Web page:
doc-src/IsarRef/Thy/HOL_Specific.thy
author krauss
Mon Nov 23 15:06:37 2009 +0100 (2009-11-23)
changeset 33857 0cb5002c52db
parent 31998 2c7a24f74db9
child 33858 0c348f7997f7
permissions -rw-r--r--
clarified; checked
     1 theory HOL_Specific
     2 imports Main
     3 begin
     4 
     5 chapter {* Isabelle/HOL \label{ch:hol} *}
     6 
     7 section {* Primitive types \label{sec:hol-typedef} *}
     8 
     9 text {*
    10   \begin{matharray}{rcl}
    11     @{command_def (HOL) "typedecl"} & : & @{text "theory \<rightarrow> theory"} \\
    12     @{command_def (HOL) "typedef"} & : & @{text "theory \<rightarrow> proof(prove)"} \\
    13   \end{matharray}
    14 
    15   \begin{rail}
    16     'typedecl' typespec infix?
    17     ;
    18     'typedef' altname? abstype '=' repset
    19     ;
    20 
    21     altname: '(' (name | 'open' | 'open' name) ')'
    22     ;
    23     abstype: typespec infix?
    24     ;
    25     repset: term ('morphisms' name name)?
    26     ;
    27   \end{rail}
    28 
    29   \begin{description}
    30   
    31   \item @{command (HOL) "typedecl"}~@{text "(\<alpha>\<^sub>1, \<dots>, \<alpha>\<^sub>n) t"} is similar
    32   to the original @{command "typedecl"} of Isabelle/Pure (see
    33   \secref{sec:types-pure}), but also declares type arity @{text "t ::
    34   (type, \<dots>, type) type"}, making @{text t} an actual HOL type
    35   constructor.  %FIXME check, update
    36   
    37   \item @{command (HOL) "typedef"}~@{text "(\<alpha>\<^sub>1, \<dots>, \<alpha>\<^sub>n) t = A"} sets up
    38   a goal stating non-emptiness of the set @{text A}.  After finishing
    39   the proof, the theory will be augmented by a Gordon/HOL-style type
    40   definition, which establishes a bijection between the representing
    41   set @{text A} and the new type @{text t}.
    42   
    43   Technically, @{command (HOL) "typedef"} defines both a type @{text
    44   t} and a set (term constant) of the same name (an alternative base
    45   name may be given in parentheses).  The injection from type to set
    46   is called @{text Rep_t}, its inverse @{text Abs_t} (this may be
    47   changed via an explicit @{keyword (HOL) "morphisms"} declaration).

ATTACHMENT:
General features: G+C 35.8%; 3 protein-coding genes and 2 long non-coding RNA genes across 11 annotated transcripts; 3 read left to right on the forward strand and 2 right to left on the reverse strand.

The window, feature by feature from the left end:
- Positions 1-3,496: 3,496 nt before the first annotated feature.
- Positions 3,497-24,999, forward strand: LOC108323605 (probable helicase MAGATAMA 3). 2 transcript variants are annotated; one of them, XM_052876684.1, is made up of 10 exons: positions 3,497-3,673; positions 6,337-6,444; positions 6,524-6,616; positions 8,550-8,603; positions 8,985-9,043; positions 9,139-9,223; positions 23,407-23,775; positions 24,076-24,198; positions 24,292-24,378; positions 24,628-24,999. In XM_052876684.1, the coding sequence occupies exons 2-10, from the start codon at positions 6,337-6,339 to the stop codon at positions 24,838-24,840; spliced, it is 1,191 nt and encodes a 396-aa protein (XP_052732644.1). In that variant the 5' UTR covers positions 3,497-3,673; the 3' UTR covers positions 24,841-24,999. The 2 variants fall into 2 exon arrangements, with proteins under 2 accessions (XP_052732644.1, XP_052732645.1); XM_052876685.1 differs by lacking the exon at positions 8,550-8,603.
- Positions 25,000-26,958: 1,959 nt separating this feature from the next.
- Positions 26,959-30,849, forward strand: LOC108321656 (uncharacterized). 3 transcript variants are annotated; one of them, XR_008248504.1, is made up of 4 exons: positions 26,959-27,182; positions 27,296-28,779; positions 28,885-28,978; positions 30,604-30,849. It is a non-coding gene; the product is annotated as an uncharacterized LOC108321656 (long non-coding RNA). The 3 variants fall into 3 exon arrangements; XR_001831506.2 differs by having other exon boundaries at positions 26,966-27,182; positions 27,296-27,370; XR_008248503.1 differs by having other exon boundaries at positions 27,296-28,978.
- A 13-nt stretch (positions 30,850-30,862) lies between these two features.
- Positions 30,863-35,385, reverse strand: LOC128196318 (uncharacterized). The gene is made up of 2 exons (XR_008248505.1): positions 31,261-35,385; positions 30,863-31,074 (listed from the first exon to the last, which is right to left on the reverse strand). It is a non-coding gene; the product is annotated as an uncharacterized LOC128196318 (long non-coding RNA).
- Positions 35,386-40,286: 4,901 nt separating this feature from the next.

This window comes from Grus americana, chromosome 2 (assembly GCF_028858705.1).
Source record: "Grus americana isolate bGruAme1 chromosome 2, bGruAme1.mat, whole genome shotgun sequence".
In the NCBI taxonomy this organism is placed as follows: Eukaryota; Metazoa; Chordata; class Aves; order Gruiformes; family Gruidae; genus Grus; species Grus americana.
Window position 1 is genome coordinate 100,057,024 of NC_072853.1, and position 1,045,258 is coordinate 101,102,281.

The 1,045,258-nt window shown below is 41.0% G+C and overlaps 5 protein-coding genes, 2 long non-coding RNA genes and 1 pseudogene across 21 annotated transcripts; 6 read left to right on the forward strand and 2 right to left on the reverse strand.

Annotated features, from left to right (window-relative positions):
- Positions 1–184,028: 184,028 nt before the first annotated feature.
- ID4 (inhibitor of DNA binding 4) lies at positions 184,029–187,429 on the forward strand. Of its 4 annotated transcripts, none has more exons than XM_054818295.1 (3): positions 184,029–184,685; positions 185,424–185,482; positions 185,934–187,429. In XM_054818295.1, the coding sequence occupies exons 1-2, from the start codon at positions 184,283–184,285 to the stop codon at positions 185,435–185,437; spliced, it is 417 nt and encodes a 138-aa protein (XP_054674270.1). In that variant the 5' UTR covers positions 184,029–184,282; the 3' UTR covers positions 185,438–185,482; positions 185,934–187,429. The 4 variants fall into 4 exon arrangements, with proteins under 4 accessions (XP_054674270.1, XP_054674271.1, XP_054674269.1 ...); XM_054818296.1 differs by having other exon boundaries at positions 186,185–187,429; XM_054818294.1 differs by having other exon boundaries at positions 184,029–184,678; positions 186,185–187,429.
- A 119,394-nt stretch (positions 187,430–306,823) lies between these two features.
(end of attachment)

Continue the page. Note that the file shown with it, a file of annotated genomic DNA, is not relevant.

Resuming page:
48   
    49   Theorems @{text Rep_t}, @{text Rep_t_inverse}, and @{text
    50   Abs_t_inverse} provide the most basic characterization as a
    51   corresponding injection/surjection pair (in both directions).  Rules
    52   @{text Rep_t_inject} and @{text Abs_t_inject} provide a slightly
    53   more convenient view on the injectivity part, suitable for automated
    54   proof tools (e.g.\ in @{attribute simp} or @{attribute iff}
    55   declarations).  Rules @{text Rep_t_cases}/@{text Rep_t_induct}, and
    56   @{text Abs_t_cases}/@{text Abs_t_induct} provide alternative views
    57   on surjectivity; these are already declared as set or type rules for
    58   the generic @{method cases} and @{method induct} methods.
    59   
    60   An alternative name may be specified in parentheses; the default is
    61   to use @{text t} as indicated before.  The ``@{text "(open)"}''
    62   declaration suppresses a separate constant definition for the
    63   representing set.
    64 
    65   \end{description}
    66 
    67   Note that raw type declarations are rarely used in practice; the
    68   main application is with experimental (or even axiomatic!) theory
    69   fragments.  Instead of primitive HOL type definitions, user-level
    70   theories usually refer to higher-level packages such as @{command
    71   (HOL) "record"} (see \secref{sec:hol-record}) or @{command (HOL)
    72   "datatype"} (see \secref{sec:hol-datatype}).
    73 *}
    74 
    75 
    76 section {* Adhoc tuples *}
    77 
    78 text {*
    79   \begin{matharray}{rcl}
    80     @{attribute (HOL) split_format}@{text "\<^sup>*"} & : & @{text attribute} \\
    81   \end{matharray}
    82 
    83   \begin{rail}
    84     'split\_format' ((( name * ) + 'and') | ('(' 'complete' ')'))
    85     ;
    86   \end{rail}
    87 
    88   \begin{description}
    89   
    90   \item @{attribute (HOL) split_format}~@{text "p\<^sub>1 \<dots> p\<^sub>m \<AND> \<dots>
    91   \<AND> q\<^sub>1 \<dots> q\<^sub>n"} puts expressions of low-level tuple types into
    92   canonical form as specified by the arguments given; the @{text i}-th
    93   collection of arguments refers to occurrences in premise @{text i}
    94   of the rule.  The ``@{text "(complete)"}'' option causes \emph{all}
    95   arguments in function applications to be represented canonically
    96   according to their tuple type structure.
    97 
    98   Note that these operations tend to invent funny names for new local
    99   parameters to be introduced.
   100 
   101   \end{description}
   102 *}
   103 
   104 
   105 section {* Records \label{sec:hol-record} *}
   106 
   107 text {*
   108   In principle, records merely generalize the concept of tuples, where
   109   components may be addressed by labels instead of just position.  The
   110   logical infrastructure of records in Isabelle/HOL is slightly more
   111   advanced, though, supporting truly extensible record schemes.  This
   112   admits operations that are polymorphic with respect to record
   113   extension, yielding ``object-oriented'' effects like (single)
   114   inheritance.  See also \cite{NaraschewskiW-TPHOLs98} for more
   115   details on object-oriented verification and record subtyping in HOL.
   116 *}
   117 
   118 
   119 subsection {* Basic concepts *}
   120 
   121 text {*
   122   Isabelle/HOL supports both \emph{fixed} and \emph{schematic} records
   123   at the level of terms and types.  The notation is as follows:
   124 
   125   \begin{center}